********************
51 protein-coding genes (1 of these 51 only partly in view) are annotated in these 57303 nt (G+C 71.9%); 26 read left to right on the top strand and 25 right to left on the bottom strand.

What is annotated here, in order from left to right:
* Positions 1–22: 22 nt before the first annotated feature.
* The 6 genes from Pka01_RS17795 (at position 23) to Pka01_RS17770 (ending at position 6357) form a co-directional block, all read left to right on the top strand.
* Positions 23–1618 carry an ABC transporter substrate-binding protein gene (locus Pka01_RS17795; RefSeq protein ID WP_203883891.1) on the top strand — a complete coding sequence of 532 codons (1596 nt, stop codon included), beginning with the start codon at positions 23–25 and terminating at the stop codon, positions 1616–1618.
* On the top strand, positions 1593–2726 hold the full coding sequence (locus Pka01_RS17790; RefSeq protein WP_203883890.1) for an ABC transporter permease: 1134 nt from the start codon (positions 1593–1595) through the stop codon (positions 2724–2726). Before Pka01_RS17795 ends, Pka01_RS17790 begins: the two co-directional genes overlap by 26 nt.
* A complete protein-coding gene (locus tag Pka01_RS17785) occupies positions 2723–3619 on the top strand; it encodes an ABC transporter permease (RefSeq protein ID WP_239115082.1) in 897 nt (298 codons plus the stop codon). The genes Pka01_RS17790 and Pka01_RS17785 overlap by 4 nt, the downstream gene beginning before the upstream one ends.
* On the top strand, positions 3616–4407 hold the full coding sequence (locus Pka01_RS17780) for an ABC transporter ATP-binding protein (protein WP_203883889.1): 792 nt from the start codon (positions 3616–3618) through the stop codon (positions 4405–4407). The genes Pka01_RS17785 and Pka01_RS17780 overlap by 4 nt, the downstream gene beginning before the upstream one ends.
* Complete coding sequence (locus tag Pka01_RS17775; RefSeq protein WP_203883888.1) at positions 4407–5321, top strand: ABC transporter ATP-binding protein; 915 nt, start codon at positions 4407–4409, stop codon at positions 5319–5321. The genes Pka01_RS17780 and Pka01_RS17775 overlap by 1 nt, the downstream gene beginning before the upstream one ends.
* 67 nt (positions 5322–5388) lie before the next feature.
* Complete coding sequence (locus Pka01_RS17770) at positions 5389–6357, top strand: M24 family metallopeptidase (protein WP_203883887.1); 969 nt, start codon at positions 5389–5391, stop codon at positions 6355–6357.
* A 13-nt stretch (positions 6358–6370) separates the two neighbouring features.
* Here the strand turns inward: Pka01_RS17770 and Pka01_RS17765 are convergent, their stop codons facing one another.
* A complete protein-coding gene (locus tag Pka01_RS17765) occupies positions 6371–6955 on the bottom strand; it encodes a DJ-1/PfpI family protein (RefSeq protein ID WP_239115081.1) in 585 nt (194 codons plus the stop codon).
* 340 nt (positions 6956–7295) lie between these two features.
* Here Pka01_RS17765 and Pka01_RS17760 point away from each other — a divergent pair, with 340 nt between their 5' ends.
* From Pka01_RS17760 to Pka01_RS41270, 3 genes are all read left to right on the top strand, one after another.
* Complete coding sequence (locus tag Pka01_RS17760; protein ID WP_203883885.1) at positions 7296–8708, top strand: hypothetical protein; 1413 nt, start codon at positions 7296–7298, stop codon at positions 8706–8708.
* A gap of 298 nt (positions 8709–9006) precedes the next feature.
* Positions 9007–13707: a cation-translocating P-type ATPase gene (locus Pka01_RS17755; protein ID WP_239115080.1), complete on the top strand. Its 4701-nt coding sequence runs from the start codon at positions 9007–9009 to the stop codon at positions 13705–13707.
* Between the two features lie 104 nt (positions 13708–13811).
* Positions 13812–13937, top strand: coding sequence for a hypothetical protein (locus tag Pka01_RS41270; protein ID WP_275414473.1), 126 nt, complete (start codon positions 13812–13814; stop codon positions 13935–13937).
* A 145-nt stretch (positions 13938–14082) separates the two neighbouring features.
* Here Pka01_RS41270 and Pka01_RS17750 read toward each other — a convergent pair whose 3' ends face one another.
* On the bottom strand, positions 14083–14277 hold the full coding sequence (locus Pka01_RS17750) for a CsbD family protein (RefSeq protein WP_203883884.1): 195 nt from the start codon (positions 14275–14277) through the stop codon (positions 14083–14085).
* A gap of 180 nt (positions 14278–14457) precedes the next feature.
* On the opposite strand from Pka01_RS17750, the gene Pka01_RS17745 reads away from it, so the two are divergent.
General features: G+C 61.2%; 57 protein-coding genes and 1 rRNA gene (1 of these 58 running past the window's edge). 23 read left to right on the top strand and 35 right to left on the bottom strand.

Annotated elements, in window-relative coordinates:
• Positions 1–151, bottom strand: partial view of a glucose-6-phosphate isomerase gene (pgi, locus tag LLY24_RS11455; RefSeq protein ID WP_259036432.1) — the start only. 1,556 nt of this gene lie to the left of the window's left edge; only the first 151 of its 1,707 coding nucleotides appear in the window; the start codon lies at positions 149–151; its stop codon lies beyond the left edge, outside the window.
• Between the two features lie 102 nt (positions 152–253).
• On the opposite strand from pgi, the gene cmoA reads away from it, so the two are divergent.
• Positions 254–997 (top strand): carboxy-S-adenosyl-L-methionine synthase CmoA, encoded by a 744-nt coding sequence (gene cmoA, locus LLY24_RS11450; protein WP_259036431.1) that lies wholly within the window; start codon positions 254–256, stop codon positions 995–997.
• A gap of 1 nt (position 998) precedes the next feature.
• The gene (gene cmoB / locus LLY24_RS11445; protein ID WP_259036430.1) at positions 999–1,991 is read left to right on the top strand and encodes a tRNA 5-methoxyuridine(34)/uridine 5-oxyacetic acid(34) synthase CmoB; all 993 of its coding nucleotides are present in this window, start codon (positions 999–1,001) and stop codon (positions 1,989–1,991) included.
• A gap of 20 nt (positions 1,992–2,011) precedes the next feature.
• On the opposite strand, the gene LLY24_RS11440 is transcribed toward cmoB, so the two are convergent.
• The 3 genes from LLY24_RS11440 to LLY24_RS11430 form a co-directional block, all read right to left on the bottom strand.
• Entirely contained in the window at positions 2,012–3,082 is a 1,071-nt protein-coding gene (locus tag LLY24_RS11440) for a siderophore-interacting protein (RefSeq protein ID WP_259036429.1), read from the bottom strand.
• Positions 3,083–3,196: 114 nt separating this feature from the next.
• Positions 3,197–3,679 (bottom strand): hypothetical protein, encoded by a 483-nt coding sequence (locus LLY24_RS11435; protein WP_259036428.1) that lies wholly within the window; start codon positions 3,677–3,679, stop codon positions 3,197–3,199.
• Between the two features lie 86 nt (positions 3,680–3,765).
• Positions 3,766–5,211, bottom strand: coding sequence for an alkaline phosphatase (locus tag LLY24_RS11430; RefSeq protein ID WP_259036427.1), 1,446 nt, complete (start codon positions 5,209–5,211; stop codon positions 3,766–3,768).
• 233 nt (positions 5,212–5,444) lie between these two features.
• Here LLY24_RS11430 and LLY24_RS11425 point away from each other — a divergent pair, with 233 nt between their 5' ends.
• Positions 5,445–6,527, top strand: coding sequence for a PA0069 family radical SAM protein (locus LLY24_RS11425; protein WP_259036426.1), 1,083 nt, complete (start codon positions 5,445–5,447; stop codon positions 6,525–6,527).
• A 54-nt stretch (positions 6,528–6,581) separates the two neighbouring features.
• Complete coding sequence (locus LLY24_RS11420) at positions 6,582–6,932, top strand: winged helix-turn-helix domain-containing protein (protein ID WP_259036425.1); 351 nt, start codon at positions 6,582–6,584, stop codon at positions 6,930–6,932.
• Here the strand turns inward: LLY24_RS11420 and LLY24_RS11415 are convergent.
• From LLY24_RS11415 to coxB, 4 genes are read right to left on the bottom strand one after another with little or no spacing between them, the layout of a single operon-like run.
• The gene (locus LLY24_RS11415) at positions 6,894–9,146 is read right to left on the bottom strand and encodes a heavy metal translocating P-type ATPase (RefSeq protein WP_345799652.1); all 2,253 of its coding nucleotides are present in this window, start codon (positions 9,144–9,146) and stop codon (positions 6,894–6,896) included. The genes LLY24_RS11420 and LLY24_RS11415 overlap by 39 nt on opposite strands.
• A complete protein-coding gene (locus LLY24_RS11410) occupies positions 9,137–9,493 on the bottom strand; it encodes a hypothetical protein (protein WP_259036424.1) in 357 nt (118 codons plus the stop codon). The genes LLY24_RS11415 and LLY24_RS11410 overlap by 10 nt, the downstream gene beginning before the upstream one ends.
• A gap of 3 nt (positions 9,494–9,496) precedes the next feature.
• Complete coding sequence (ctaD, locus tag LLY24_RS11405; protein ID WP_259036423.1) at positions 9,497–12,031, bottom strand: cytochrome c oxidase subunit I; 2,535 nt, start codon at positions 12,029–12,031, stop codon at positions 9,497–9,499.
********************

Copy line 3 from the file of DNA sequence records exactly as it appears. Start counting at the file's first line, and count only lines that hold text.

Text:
* Positions 1–22: 22 nt before the first annotated feature.